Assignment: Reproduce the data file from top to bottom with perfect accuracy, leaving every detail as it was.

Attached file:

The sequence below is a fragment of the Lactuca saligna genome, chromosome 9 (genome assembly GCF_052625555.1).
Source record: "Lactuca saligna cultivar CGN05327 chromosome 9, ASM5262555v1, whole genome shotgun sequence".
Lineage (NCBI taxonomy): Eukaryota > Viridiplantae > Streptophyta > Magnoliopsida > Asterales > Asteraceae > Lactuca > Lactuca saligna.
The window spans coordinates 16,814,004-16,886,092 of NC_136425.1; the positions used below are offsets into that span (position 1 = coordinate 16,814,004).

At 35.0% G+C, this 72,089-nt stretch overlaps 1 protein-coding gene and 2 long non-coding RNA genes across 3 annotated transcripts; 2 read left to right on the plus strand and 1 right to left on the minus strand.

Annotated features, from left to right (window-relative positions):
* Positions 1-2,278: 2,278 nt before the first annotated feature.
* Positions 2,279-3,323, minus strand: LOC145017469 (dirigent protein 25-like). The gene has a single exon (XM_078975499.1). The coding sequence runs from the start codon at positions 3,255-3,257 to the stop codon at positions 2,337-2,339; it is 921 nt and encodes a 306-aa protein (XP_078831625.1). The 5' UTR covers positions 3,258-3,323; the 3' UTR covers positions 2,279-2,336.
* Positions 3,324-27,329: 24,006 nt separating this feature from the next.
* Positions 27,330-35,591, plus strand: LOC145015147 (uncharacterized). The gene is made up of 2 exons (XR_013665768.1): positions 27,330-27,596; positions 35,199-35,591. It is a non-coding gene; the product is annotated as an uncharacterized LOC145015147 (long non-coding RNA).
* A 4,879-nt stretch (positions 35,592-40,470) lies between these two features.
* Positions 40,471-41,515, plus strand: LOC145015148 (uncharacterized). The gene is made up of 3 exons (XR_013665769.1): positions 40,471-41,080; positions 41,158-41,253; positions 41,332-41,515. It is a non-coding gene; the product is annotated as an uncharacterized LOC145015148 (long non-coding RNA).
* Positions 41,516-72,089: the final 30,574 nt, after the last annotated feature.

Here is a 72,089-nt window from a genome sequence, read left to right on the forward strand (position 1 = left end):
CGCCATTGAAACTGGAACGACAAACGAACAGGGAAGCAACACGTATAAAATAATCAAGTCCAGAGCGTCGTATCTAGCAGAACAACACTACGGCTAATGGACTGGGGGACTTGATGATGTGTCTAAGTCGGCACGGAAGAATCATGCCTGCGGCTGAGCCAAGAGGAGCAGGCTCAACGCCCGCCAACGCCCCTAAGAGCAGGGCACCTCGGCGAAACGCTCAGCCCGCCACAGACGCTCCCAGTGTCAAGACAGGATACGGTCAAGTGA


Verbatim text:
The sequence below is a fragment of the Lactuca saligna genome, chromosome 9 (genome assembly GCF_052625555.1).
Source record: "Lactuca saligna cultivar CGN05327 chromosome 9, ASM5262555v1, whole genome shotgun sequence".
Lineage (NCBI taxonomy): Eukaryota > Viridiplantae > Streptophyta > Magnoliopsida > Asterales > Asteraceae > Lactuca > Lactuca saligna.
The window spans coordinates 16,814,004-16,886,092 of NC_136425.1; the positions used below are offsets into that span (position 1 = coordinate 16,814,004).

At 35.0% G+C, this 72,089-nt stretch overlaps 1 protein-coding gene and 2 long non-coding RNA genes across 3 annotated transcripts; 2 read left to right on the plus strand and 1 right to left on the minus strand.

Annotated features, from left to right (window-relative positions):
* Positions 1-2,278: 2,278 nt before the first annotated feature.
* Positions 2,279-3,323, minus strand: LOC145017469 (dirigent protein 25-like). The gene has a single exon (XM_078975499.1). The coding sequence runs from the start codon at positions 3,255-3,257 to the stop codon at positions 2,337-2,339; it is 921 nt and encodes a 306-aa protein (XP_078831625.1). The 5' UTR covers positions 3,258-3,323; the 3' UTR covers positions 2,279-2,336.
* Positions 3,324-27,329: 24,006 nt separating this feature from the next.
* Positions 27,330-35,591, plus strand: LOC145015147 (uncharacterized). The gene is made up of 2 exons (XR_013665768.1): positions 27,330-27,596; positions 35,199-35,591. It is a non-coding gene; the product is annotated as an uncharacterized LOC145015147 (long non-coding RNA).
* A 4,879-nt stretch (positions 35,592-40,470) lies between these two features.
* Positions 40,471-41,515, plus strand: LOC145015148 (uncharacterized). The gene is made up of 3 exons (XR_013665769.1): positions 40,471-41,080; positions 41,158-41,253; positions 41,332-41,515. It is a non-coding gene; the product is annotated as an uncharacterized LOC145015148 (long non-coding RNA).
* Positions 41,516-72,089: the final 30,574 nt, after the last annotated feature.

Here is a 72,089-nt window from a genome sequence, read left to right on the forward strand (position 1 = left end):
CGCCATTGAAACTGGAACGACAAACGAACAGGGAAGCAACACGTATAAAATAATCAAGTCCAGAGCGTCGTATCTAGCAGAACAACACTACGGCTAATGGACTGGGGGACTTGATGATGTGTCTAAGTCGGCACGGAAGAATCATGCCTGCGGCTGAGCCAAGAGGAGCAGGCTCAACGCCCGCCAACGCCCCTAAGAGCAGGGCACCTCGGCGAAACGCTCAGCCCGCCACAGACGCTCCCAGTGTCAAGACAGGATACGGTCAAGTGA